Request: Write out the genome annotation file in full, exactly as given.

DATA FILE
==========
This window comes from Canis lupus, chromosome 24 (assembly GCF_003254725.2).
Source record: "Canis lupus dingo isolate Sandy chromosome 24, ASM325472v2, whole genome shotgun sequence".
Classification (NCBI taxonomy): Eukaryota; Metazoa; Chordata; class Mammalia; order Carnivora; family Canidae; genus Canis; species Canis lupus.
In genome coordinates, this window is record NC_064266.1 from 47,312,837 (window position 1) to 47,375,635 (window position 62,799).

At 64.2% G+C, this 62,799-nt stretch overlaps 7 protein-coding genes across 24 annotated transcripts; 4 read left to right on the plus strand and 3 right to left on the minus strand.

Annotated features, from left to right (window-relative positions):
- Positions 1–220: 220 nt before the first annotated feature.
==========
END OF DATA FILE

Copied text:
This window comes from Canis lupus, chromosome 24 (assembly GCF_003254725.2).
Source record: "Canis lupus dingo isolate Sandy chromosome 24, ASM325472v2, whole genome shotgun sequence".
Classification (NCBI taxonomy): Eukaryota; Metazoa; Chordata; class Mammalia; order Carnivora; family Canidae; genus Canis; species Canis lupus.
In genome coordinates, this window is record NC_064266.1 from 47,312,837 (window position 1) to 47,375,635 (window position 62,799).

At 64.2% G+C, this 62,799-nt stretch overlaps 7 protein-coding genes across 24 annotated transcripts; 4 read left to right on the plus strand and 3 right to left on the minus strand.

Annotated features, from left to right (window-relative positions):
- Positions 1–220: 220 nt before the first annotated feature.